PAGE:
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Shocking Wildfires Engulf Cities: Citizens Choke on Toxic Haze and Face Dangerous Roads!

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Wildfires persist in various regions of the North and in the southern district of Yala province, adversely impacting both areas with the haze produced by the fires. In Betong, the southernmost district of Yala, thick haze enveloped several parts of the town, leading to eye irritation and respiratory issues among local residents.

Local officials issued a warning, advising the public to wear face masks for protection. Visibility was significantly reduced, and motorists were urged to exercise extra caution on the roads. Since Sunday, PM2.5 (fine dust) pollution levels have exceeded the “safety” threshold of 50 micrograms per cubic meter (µg/m3) in Krabi, Satun, and Yala, according to data published on

Prince of Songkla University’s air pollution and health impact research station reported that average PM2.5 levels in the South have ranged from 50 to 55µg/m3 since Saturday. The primary contributors to the deteriorating air quality include northeast winds carrying haze from the Indian Ocean and parts of Southeast Asian nations such as Myanmar, Cambodia, and Vietnam.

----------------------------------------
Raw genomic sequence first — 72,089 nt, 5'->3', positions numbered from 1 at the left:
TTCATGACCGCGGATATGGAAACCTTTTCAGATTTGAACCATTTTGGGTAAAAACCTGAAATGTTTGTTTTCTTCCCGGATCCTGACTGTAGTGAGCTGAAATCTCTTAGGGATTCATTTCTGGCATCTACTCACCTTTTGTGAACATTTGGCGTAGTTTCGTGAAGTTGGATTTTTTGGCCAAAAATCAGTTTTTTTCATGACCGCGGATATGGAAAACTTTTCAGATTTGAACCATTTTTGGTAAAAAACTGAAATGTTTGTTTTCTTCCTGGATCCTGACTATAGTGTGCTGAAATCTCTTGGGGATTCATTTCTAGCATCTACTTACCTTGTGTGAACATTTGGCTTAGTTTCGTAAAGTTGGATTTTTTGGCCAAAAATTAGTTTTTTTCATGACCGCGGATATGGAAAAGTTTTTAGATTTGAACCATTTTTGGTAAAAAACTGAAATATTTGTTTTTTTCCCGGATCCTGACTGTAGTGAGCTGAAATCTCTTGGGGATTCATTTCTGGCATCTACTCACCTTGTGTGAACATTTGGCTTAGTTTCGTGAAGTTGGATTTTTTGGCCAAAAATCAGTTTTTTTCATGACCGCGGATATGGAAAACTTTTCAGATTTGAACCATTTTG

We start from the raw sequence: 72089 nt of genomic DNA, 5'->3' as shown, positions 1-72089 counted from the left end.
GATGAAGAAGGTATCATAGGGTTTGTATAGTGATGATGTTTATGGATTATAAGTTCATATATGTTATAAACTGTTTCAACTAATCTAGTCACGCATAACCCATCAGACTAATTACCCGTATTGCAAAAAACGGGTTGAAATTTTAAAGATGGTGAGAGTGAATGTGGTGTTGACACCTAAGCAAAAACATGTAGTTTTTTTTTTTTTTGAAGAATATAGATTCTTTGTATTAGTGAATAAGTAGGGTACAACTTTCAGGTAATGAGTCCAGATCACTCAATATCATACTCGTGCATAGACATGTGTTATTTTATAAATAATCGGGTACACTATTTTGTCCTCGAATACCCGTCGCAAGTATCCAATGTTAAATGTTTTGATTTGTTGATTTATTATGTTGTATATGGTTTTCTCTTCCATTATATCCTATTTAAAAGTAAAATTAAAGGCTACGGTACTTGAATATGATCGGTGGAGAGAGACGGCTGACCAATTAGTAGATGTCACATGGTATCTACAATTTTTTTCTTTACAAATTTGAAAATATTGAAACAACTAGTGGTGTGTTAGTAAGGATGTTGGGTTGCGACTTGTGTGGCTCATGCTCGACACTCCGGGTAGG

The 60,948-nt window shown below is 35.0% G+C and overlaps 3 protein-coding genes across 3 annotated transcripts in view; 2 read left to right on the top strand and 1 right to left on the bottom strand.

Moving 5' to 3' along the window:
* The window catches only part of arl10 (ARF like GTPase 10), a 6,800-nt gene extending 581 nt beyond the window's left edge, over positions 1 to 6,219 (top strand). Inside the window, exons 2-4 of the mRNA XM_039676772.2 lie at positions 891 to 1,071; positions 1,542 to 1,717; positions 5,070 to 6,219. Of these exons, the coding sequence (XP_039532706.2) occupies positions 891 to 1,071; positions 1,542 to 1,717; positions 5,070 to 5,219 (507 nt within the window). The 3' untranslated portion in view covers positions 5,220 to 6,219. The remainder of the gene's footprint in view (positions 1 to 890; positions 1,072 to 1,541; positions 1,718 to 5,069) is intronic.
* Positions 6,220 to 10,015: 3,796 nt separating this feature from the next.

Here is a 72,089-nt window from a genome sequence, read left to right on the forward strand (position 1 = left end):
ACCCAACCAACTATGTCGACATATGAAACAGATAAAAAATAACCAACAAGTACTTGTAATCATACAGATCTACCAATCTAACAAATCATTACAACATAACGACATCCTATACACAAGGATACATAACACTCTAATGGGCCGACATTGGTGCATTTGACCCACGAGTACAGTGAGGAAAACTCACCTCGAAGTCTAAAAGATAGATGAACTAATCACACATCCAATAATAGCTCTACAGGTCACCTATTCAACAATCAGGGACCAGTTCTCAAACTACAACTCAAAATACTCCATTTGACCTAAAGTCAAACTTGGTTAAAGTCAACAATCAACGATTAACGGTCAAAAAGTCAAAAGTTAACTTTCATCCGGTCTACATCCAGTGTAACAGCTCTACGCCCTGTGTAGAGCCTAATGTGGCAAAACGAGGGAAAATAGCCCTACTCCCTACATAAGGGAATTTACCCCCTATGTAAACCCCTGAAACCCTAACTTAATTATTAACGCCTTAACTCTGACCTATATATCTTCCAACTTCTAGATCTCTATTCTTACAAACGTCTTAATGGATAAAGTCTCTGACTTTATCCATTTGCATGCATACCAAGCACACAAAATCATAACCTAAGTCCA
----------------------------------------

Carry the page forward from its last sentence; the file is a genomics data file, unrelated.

In the North, multiple wildfires are still active, including in Chiang Rai and Lampang. Since Sunday night, strong winds have exacerbated the situation. In Chiang Rai’s Mae Puem National Park, a wildfire intensified and spread towards an MCOT Plc television tower due to stronger winds. The station staff had to be evacuated while firefighters fought to contain the flames and protect the tower by constructing a firebreak.

Yesterday, wildfires continued in Chiang Rai, with 171 hotspots detected across Muang, Mae Suai, Mae Chan, and Wiang Pa Pao districts. Meanwhile, in Lampang’s Khelang Banphot National Park, a major wildfire has raged for five days, with firefighting efforts appearing to be futile thus far. To assist in containing the blaze, an additional 100 firefighters have been deployed.

Worot Lieocharoensap, the director of the meteorological center in the western South, remarked that the region’s hazy sky problem is attributable to the transition from the dry to the rainy season. This differs from the actual haze situation currently experienced in the North. He expects the weather conditions to persist for another one or two days or until the rain arrives.

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